But as of Thursday morning, Cannella’s office said that he had not yet received any of those messages in support of the enforcement program.

If SB 513 passes the Senate as it stands, it will still be possible, but logistically more difficult, to add language to the bill in the Assembly version, which would then need to be reconciled with the Senate version. All bills must be approved by the Legislature (both the Senate and Assembly) by Sept. 9 in order to be signed by Gov. Jerry Brown this year.


Fish vendor suspended

Kathy Tsunoda, a popular vendor of fish at several farmers markets, has been expelled from the Santa Monica markets for selling fish that she claimed had been caught by her family’s fishing boat, the Anjin II, but that she had actually bought from a downtown fish market, said Laura Avery, market manager. Moreover, Tsunoda admitted buying farmed Vietnamese catfish, basa, and selling it as locally caught California sole.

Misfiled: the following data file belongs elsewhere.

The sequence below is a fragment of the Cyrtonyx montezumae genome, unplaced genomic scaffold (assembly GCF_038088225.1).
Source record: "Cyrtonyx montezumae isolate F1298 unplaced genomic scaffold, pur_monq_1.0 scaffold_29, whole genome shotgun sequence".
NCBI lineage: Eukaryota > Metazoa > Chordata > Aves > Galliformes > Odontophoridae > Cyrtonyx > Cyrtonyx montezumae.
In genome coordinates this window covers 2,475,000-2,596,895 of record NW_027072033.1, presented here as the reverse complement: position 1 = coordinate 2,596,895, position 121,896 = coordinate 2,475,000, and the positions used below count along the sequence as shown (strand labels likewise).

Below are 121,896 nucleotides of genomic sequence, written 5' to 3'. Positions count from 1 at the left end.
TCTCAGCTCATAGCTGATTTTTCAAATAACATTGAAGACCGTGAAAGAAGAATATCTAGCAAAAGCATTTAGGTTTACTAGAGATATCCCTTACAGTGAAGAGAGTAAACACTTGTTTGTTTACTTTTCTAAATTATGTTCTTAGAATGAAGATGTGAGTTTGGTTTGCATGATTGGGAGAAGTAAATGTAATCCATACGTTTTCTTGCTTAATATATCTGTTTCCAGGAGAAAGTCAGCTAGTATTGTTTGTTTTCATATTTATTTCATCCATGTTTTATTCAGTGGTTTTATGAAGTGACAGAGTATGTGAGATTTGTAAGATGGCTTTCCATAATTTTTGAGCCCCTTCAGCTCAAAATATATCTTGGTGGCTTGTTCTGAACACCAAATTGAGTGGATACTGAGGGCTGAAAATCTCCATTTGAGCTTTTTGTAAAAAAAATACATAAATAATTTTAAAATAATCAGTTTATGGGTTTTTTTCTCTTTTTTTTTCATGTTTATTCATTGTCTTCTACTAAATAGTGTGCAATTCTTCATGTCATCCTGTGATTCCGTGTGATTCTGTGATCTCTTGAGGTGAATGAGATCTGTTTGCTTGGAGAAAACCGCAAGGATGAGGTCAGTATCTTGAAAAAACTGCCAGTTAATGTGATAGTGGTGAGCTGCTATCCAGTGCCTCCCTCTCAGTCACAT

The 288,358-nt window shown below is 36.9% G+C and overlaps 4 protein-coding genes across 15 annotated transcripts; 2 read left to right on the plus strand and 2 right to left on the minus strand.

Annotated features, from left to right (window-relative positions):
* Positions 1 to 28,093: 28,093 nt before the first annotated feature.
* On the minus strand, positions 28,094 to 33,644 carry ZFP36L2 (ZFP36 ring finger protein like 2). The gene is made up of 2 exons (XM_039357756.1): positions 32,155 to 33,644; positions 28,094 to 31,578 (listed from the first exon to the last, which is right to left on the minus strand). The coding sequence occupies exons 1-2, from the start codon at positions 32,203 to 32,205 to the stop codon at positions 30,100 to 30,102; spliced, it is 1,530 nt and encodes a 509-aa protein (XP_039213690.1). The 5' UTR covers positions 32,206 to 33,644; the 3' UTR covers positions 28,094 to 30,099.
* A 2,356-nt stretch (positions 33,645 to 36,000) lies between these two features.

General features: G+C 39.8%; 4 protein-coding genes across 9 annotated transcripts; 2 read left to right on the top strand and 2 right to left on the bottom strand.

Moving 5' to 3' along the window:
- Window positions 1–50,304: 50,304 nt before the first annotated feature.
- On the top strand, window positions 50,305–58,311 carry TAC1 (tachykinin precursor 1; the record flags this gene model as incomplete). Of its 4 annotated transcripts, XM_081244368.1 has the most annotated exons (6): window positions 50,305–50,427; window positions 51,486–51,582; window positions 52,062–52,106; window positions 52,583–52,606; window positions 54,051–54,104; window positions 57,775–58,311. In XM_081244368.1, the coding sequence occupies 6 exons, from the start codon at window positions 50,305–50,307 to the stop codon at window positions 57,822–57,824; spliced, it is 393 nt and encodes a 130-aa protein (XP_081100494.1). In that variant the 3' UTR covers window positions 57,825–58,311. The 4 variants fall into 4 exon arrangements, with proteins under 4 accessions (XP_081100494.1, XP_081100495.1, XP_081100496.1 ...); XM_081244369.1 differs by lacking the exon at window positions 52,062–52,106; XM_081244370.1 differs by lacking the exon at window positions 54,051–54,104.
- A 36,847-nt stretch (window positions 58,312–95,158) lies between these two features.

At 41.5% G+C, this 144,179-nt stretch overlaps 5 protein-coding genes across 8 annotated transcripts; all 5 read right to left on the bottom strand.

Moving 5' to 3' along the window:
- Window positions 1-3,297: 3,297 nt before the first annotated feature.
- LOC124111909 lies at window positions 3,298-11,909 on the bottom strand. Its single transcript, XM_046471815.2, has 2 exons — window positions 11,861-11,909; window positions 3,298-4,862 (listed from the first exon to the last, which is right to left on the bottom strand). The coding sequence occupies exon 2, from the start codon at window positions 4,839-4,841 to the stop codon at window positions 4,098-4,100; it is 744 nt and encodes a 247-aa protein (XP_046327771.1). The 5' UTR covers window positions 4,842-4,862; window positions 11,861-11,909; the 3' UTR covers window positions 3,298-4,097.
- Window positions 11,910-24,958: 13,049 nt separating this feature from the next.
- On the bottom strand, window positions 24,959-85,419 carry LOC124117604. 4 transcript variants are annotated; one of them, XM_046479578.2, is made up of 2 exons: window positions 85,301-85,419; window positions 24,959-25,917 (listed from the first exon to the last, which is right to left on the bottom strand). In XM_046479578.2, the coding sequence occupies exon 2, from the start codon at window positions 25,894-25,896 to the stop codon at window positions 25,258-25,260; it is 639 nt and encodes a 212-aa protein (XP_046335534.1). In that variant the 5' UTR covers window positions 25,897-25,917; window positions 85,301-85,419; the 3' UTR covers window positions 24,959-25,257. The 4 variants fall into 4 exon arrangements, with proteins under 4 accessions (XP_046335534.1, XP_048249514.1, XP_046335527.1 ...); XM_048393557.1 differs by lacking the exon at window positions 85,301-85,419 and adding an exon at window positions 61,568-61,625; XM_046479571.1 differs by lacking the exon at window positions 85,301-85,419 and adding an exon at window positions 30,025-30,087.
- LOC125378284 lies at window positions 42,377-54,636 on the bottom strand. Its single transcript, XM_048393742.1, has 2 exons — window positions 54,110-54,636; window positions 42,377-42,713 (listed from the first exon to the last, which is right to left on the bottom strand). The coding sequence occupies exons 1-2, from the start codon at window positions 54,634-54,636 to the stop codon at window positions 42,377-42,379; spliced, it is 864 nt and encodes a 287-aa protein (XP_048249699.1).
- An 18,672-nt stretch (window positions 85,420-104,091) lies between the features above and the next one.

Avery said she became suspicious when two customers at her market said they didn’t think that the fish that Tsunoda was selling as sole came from California waters. She called the state Department of Fish and Game, which sent Josh Handler, a warden, to visit the market on May 11.

Tsunoda had shown Avery landing receipts, forms that commercial fishing boats must file with the DFG, showing that the fish she was selling that day had been caught by the Anjin II, a 31-foot vessel owned by her brother, Dennis. But she admitted to Handler that she had bought all of the fish on her truck at a wholesale market in downtown Los Angeles, he said.


“She was actually showing me fake landing receipts,” said Avery.

She also admitted that the fish she was selling as California sole was actually Vietnamese basa, he said. He told her that it was against the state’s general business code to misrepresent a product in this way, and she agreed to stop doing so, he added.